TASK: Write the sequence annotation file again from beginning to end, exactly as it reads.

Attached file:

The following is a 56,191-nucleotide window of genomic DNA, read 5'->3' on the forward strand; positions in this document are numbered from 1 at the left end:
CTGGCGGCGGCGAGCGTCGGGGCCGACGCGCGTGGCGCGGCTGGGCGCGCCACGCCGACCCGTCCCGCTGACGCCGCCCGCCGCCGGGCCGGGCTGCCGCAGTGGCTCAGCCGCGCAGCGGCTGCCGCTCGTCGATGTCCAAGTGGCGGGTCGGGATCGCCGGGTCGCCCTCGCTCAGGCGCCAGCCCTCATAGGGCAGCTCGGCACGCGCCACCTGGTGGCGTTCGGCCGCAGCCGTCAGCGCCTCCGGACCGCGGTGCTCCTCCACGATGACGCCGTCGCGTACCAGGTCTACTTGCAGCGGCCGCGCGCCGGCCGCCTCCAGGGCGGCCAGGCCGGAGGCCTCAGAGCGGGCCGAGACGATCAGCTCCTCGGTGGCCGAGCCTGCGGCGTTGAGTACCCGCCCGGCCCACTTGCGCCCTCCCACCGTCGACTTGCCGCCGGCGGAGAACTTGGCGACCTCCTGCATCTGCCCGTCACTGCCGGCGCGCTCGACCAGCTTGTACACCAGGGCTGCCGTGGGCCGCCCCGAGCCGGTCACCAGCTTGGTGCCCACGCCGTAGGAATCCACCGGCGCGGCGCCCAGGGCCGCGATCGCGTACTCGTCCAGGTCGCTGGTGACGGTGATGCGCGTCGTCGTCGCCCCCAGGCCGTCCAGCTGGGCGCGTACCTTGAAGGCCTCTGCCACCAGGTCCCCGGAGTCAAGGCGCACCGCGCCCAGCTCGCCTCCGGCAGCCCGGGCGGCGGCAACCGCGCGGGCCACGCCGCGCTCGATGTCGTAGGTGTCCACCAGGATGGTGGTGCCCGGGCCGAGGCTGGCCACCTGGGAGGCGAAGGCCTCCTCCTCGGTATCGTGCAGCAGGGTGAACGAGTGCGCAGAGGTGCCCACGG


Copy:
The following is a 56,191-nucleotide window of genomic DNA, read 5'->3' on the forward strand; positions in this document are numbered from 1 at the left end:
CTGGCGGCGGCGAGCGTCGGGGCCGACGCGCGTGGCGCGGCTGGGCGCGCCACGCCGACCCGTCCCGCTGACGCCGCCCGCCGCCGGGCCGGGCTGCCGCAGTGGCTCAGCCGCGCAGCGGCTGCCGCTCGTCGATGTCCAAGTGGCGGGTCGGGATCGCCGGGTCGCCCTCGCTCAGGCGCCAGCCCTCATAGGGCAGCTCGGCACGCGCCACCTGGTGGCGTTCGGCCGCAGCCGTCAGCGCCTCCGGACCGCGGTGCTCCTCCACGATGACGCCGTCGCGTACCAGGTCTACTTGCAGCGGCCGCGCGCCGGCCGCCTCCAGGGCGGCCAGGCCGGAGGCCTCAGAGCGGGCCGAGACGATCAGCTCCTCGGTGGCCGAGCCTGCGGCGTTGAGTACCCGCCCGGCCCACTTGCGCCCTCCCACCGTCGACTTGCCGCCGGCGGAGAACTTGGCGACCTCCTGCATCTGCCCGTCACTGCCGGCGCGCTCGACCAGCTTGTACACCAGGGCTGCCGTGGGCCGCCCCGAGCCGGTCACCAGCTTGGTGCCCACGCCGTAGGAATCCACCGGCGCGGCGCCCAGGGCCGCGATCGCGTACTCGTCCAGGTCGCTGGTGACGGTGATGCGCGTCGTCGTCGCCCCCAGGCCGTCCAGCTGGGCGCGTACCTTGAAGGCCTCTGCCACCAGGTCCCCGGAGTCAAGGCGCACCGCGCCCAGCTCGCCTCCGGCAGCCCGGGCGGCGGCAACCGCGCGGGCCACGCCGCGCTCGATGTCGTAGGTGTCCACCAGGATGGTGGTGCCCGGGCCGAGGCTGGCCACCTGGGAGGCGAAGGCCTCCTCCTCGGTATCGTGCAGCAGGGTGAACGAGTGCGCAGAGGTGCCCACGG